Retrieve transactions from the network by providing a transaction ID. After a transaction has been submitted, you can also get the transaction result to check the status.

๐Ÿ“– Transaction ID is a hash of the encoded transaction payload and can be calculated before submitting the transaction to the network.

โš ๏ธ The transaction ID provided must be from the current spork.

๐Ÿ“– Transaction status represents the state of transaction in the blockchain. Status can change until is finalized.

StatusFinalDescription
UNKNOWNโŒThe transaction has not yet been seen by the network
PENDINGโŒThe transaction has not yet been included in a block
FINALIZEDโŒThe transaction has been included in a block
EXECUTEDโŒThe transaction has been executed but the result has not yet been sealed
SEALEDโœ…The transaction has been executed and the result is sealed in a block
EXPIREDโœ…The transaction reference block is outdated before being executed

1
func demo(txID flow.Identifier) {
2
ctx := context.Background()
3
flowClient := examples.NewFlowClient()
4
5
tx, err := flowClient.GetTransaction(ctx, txID)
6
printTransaction(tx, err)
7
8
txr, err := flowClient.GetTransactionResult(ctx, txID)
9
printTransactionResult(txr, err)
10
}
11
12
func printTransaction(tx *flow.Transaction, err error) {
13
examples.Handle(err)
14
15
fmt.Printf("\nID: %s", tx.ID().String())
16
fmt.Printf("\nPayer: %s", tx.Payer.String())
17
fmt.Printf("\nProposer: %s", tx.ProposalKey.Address.String())
18
fmt.Printf("\nAuthorizers: %s", tx.Authorizers)
19
}
20
21
func printTransactionResult(txr *flow.TransactionResult, err error) {
22
examples.Handle(err)
23
24
fmt.Printf("\nStatus: %s", txr.Status.String())
25
fmt.Printf("\nError: %v", txr.Error)
26
}

Example output:

1
ID: fb1272c57cdad79acf2fcf37576d82bf760e3008de66aa32a900c8cd16174e1c
2
Payer: f8d6e0586b0a20c7
3
Proposer: f8d6e0586b0a20c7
4
Authorizers: []
5
Status: SEALED
6
Error: <nil>

Get Events

Retrieve events by a given type in a specified block height range or through a list of block IDs.

๐Ÿ“– Event type is a string that follow a standard format:

1
A.{contract address}.{contract name}.{event name}

Please read more about events in the documentation. The exception to this standard are core events, and you should read more about them in this document.

๐Ÿ“– Block height range expresses the height of the start and end block in the chain.

Examples

Example depicts ways to get events within block range or by block IDs:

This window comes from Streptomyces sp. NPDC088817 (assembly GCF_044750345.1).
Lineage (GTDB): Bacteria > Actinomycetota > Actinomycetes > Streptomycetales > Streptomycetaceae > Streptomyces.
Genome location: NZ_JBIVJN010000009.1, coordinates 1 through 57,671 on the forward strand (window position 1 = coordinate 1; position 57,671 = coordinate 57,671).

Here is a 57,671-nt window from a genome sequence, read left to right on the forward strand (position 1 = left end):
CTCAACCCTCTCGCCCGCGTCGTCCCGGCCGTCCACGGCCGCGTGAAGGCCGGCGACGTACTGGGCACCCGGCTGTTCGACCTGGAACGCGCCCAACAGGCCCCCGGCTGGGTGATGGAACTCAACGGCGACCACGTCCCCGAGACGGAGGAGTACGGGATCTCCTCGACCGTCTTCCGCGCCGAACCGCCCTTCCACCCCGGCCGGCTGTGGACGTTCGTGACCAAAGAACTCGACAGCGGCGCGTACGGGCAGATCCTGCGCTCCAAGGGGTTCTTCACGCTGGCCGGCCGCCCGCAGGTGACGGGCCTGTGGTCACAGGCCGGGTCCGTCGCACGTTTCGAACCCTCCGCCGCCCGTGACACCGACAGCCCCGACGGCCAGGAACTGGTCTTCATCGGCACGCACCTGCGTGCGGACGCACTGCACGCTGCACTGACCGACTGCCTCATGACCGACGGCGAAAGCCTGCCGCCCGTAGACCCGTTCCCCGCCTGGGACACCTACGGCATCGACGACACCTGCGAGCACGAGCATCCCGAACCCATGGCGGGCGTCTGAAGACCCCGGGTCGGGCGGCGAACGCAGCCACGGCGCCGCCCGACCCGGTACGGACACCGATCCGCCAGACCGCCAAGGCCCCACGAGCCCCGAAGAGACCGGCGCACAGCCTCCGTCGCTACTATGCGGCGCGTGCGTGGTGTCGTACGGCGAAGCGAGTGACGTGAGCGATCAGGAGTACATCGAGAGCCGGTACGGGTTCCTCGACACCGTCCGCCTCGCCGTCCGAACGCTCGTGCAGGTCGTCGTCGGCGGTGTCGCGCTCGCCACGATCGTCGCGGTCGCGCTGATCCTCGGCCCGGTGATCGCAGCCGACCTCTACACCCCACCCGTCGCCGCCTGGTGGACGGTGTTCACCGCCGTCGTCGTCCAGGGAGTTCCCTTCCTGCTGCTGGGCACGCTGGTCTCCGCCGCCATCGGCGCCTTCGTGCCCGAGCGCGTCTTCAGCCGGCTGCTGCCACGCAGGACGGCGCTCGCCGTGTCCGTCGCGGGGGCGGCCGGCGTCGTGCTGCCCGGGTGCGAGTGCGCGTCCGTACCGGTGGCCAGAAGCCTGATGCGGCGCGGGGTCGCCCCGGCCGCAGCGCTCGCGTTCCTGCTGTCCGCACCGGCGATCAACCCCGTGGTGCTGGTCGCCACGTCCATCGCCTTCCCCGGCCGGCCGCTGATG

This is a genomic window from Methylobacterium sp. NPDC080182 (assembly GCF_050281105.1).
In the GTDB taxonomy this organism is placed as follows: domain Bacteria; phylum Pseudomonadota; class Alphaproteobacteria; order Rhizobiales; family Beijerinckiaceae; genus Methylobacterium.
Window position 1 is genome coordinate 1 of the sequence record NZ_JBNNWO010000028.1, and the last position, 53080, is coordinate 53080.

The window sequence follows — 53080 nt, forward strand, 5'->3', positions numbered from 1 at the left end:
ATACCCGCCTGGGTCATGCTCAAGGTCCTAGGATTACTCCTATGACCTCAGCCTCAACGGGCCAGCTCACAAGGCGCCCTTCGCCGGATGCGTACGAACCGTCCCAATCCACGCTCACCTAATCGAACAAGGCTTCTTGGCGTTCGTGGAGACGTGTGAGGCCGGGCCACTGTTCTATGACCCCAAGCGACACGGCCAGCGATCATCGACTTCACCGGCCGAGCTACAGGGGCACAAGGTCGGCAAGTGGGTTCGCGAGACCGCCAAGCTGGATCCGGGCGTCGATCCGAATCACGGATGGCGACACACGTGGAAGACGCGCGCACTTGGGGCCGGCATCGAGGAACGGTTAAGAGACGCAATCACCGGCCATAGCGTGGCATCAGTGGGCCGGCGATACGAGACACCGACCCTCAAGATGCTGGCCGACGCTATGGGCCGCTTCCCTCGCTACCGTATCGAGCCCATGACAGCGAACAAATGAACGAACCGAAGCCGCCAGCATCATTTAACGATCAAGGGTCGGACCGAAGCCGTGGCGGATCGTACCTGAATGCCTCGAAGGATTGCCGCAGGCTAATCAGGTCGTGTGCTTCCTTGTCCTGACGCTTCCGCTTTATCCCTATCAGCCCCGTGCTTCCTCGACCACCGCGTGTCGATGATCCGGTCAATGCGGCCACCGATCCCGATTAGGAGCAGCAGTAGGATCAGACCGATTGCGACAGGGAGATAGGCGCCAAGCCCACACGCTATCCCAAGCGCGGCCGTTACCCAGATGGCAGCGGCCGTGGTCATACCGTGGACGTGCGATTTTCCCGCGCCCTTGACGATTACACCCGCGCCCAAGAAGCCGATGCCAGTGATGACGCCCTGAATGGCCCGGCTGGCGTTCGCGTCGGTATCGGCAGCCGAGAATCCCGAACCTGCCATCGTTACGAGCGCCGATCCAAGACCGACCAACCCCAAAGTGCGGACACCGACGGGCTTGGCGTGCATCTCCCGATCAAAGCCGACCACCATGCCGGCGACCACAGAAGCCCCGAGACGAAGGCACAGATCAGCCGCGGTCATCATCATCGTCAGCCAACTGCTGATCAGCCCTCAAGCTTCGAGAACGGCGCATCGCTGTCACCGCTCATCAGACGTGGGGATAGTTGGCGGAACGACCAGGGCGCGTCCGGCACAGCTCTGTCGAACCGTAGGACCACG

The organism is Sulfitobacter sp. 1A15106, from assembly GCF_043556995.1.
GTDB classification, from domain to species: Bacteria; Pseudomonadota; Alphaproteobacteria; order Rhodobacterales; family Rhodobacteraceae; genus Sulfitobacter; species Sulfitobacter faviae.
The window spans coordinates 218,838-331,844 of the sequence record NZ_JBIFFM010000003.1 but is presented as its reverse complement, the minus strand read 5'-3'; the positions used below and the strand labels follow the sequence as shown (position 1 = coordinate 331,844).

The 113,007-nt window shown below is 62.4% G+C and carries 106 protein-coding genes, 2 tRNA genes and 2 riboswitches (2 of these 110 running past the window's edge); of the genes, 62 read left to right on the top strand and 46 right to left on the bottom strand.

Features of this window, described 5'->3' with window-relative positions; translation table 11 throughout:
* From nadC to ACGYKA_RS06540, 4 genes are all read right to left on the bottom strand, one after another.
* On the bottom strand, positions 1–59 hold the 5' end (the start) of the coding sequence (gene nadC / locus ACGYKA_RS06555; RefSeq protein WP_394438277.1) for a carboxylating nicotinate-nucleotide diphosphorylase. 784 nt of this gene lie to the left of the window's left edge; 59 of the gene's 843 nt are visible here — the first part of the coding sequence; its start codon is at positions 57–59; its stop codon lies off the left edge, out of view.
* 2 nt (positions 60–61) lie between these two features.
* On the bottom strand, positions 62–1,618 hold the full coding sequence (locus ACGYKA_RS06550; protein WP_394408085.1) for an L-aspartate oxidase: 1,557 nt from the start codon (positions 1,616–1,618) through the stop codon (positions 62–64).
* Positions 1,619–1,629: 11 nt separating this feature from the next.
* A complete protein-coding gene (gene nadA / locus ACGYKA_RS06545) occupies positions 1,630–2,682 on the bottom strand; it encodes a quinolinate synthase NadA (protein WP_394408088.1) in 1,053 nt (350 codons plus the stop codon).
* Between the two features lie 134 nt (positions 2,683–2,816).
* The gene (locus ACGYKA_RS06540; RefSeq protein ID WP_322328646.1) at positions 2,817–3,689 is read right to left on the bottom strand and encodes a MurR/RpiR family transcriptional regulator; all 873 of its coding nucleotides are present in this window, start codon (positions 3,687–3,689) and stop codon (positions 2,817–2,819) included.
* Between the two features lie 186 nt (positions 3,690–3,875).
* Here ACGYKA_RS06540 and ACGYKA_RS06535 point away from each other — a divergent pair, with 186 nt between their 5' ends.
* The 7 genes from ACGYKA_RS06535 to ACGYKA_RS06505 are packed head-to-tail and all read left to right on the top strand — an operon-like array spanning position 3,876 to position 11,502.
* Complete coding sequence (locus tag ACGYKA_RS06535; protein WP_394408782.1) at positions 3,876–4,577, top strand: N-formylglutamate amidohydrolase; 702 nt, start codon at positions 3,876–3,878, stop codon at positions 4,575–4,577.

1
func demo(deployedContract *flow.Account, runScriptTx *flow.Transaction) {
2
ctx := context.Background()
3
flowClient := examples.NewFlowClient()
4
5
// Query for account creation events by type
6
result, err := flowClient.GetEventsForHeightRange(ctx, "flow.AccountCreated", 0, 30)
7
printEvents(result, err)
8
9
// Query for our custom event by type
10
customType := fmt.Sprintf("AC.%s.EventDemo.EventDemo.Add", deployedContract.Address.Hex())
11
result, err = flowClient.GetEventsForHeightRange(ctx, customType, 0, 10)
12
printEvents(result, err)
13
14
// Get events directly from transaction result
15
txResult, err := flowClient.GetTransactionResult(ctx, runScriptTx.ID())
16
examples.Handle(err)
17
printEvent(txResult.Events)
18
}
19
20
func printEvents(result []client.BlockEvents, err error) {
21
examples.Handle(err)
22
23
for _, block := range result {
24
printEvent(block.Events)
25
}
26
}
27
28
func printEvent(events []flow.Event) {
29
for _, event := range events {
30
fmt.Printf("\n\nType: %s", event.Type)
31
fmt.Printf("\nValues: %v", event.Value)
32
fmt.Printf("\nTransaction ID: %s", event.TransactionID)
33
}
34
}

Example output:

1
Type: flow.AccountCreated
2
Values: flow.AccountCreated(address: 0xfd43f9148d4b725d)
3
Transaction ID: ba9d53c8dcb0f9c2f854f93da8467a22d053eab0c540bde0b9ca2f7ad95eb78e
4
5
Type: flow.AccountCreated
6
Values: flow.AccountCreated(address: 0xeb179c27144f783c)
7
Transaction ID: 8ab7bfef3de1cf8b2ffb36559446100bf4129a9aa88d6bc59f72a467acf0c801
8
9
...
10
11
Type: A.eb179c27144f783c.EventDemo.Add
12
Values: A.eb179c27144f783c.EventDemo.Add(x: 2, y: 3, sum: 5)
13
Transaction ID: f3a2e33687ad23b0e02644ebbdcd74a7cd8ea7214065410a8007811d0bcbd353

Get Collections

Retrieve a batch of transactions that have been included in the same block, known as collections. Collections are used to improve consensus throughput by increasing the number of transactions per block and they act as a link between a block and a transaction.

๐Ÿ“– Collection ID is SHA3-256 hash of the collection payload.

Example retrieving a collection:

1
func demo(exampleCollectionID flow.Identifier) {
2
ctx := context.Background()
3
flowClient := examples.NewFlowClient()
4
5
// get collection by ID
6
collection, err := flowClient.GetCollection(ctx, exampleCollectionID)
7
printCollection(collection, err)
8
}
9
10
func printCollection(collection *flow.Collection, err error) {
11
examples.Handle(err)
12
13
fmt.Printf("\nID: %s", collection.ID().String())
14
fmt.Printf("\nTransactions: %s", collection.TransactionIDs)
15
}

Example output:

1
ID: 3d7b8037381f2497d83f2f9e09422c036aae2a59d01a7693fb6003b4d0bc3595
2
Transactions: [cf1184e3de4bd9a7232ca3d0b9dd2cfbf96c97888298b81a05c086451fa52ec1]

Execute Scripts

Scripts allow you to write arbitrary non-mutating Cadence code on the Flow blockchain and return data. You can learn more about Cadence and scripts here, but we are now only interested in executing the script code and getting back the data.

We can execute a script using the latest state of the Flow blockchain or we can choose to execute the script at a specific time in history defined by a block height or block ID.